a) Gulf Stream Current
b) California Current
c) Antarctic Circumpolar Current
d) Aghulas Current

18. Under what conditions does coastal upwelling commonly occur?
a) Only where biotic productivity is high enough to sustain it.
b) Only on the eastern coasts of continents.
c) Where winds blow toward shore or Ekman flow carries surface water toward shore.
d) Where winds blow away from shore or Ekman flow carries surface water away from shore.

19. Based on historical data, how does El Niño conditions generally impact Southern California?
a) ocean water temperatures are higher (impacting sea life), and there is typically increased rainfall in the rainy season.
b) ocean water temperatures are lower (impacting sea life), and there is typically increased rainfall in the rainy season.
c) ocean water temperatures are higher (impacting sea life), and there is typically less rainfall in the rainy season.
d) ocean water temperatures are lower (impacting sea life), and there is typically less rainfall in the rainy season.

20. The time it takes for one full wave to pass a fixed position is called:
a) wave period.
b) wave height.
c) wave fetch.
d) wavelength.

21. The vertical distance between the trough of a wave and the crest of a wave is called:
a) wave height.
b) wave period.
c) fetch.
d) wavelength.

22. What determines wave speed in the open oceans?
a) Wave period.
b) Wavelength.
c) Wind velocity.
d) All of the above.

23. The region where storm winds blowing over the ocean surface generating waves is called a:
a) swell.
b) sea.
c) cyclone.
d) tsunami.

24. Groups of waves that move out of area where waves are generated by strong storm winds and travel long distances across ocean basins are called:
a) seas.
b) cyclones.
c) swells.
d) tsunamis.

25. As waves move along the surface of the water, what do water particles do?
a) They move back and forth in a direction parallel to wave motion.
b) They move back and forth in a direction perpendicular to wave motion.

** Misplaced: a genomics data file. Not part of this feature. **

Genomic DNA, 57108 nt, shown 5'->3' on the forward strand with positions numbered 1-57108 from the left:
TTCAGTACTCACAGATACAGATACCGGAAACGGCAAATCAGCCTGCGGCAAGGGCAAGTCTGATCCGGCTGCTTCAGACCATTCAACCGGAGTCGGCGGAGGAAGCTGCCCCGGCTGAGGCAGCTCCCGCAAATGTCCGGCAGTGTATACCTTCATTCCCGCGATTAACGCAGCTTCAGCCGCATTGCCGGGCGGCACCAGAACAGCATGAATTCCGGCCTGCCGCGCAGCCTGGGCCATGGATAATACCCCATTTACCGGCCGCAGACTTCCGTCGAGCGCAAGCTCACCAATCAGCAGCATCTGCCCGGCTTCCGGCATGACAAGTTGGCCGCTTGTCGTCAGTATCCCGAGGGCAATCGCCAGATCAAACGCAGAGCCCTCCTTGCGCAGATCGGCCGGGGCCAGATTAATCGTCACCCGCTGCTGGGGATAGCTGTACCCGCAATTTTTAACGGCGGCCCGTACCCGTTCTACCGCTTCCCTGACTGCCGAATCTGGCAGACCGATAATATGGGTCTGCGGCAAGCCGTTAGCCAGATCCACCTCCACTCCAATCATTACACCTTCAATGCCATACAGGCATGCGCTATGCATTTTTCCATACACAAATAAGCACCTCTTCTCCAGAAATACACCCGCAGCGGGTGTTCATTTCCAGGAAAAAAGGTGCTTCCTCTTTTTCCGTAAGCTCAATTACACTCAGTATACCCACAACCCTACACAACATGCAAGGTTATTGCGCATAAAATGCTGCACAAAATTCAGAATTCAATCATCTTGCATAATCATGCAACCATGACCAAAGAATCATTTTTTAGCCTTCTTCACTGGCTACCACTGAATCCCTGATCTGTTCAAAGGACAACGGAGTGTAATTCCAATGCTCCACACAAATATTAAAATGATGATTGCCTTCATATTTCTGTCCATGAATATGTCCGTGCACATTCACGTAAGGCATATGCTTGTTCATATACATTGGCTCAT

c) They move along the crests of waves and can travel thousands of miles.
d) They oscillate in circles whose diameters decrease with depth.

26. In deep water in the open ocean, how deep in water do surface waves cause particle motion?
a) about 1/2 of the wavelength of passing water waves.
b) Exactly twice the wave height.
c) About twice the wavelength.
d) About twice the wave period.

27. What is “surf?”
a) Fully-developed waves generated by strong winds.
b) Waves moving out of the generating area.
c) Where waves steepen and build up near shore.
d) Waves moving into shallow water as turbulent front that moves onto the beach.

28. What happens to waves when they reach shallow water?
a) They become waves of oscillation.
b) They slow down and become waves of transition.
c) They speed up.
d) They veer to the left.

27. Waves break when:
a) when the water depth (d) is about the same as the wave height (h).
b) where the water depth is about one half of its wavelength
c) the slope of the wave reaches a ratio of about 7:1 (7 long to 1 high).
d) all of the above.

28. The bending of waves so that they are more parallel to the shore is called:
a) diffraction.
b) reflection.
c) refraction.
d) translation.

29. The force primarily responsible for tides is:
a) gravity
b) friction
c) the Coriolis effect
d) wind pressure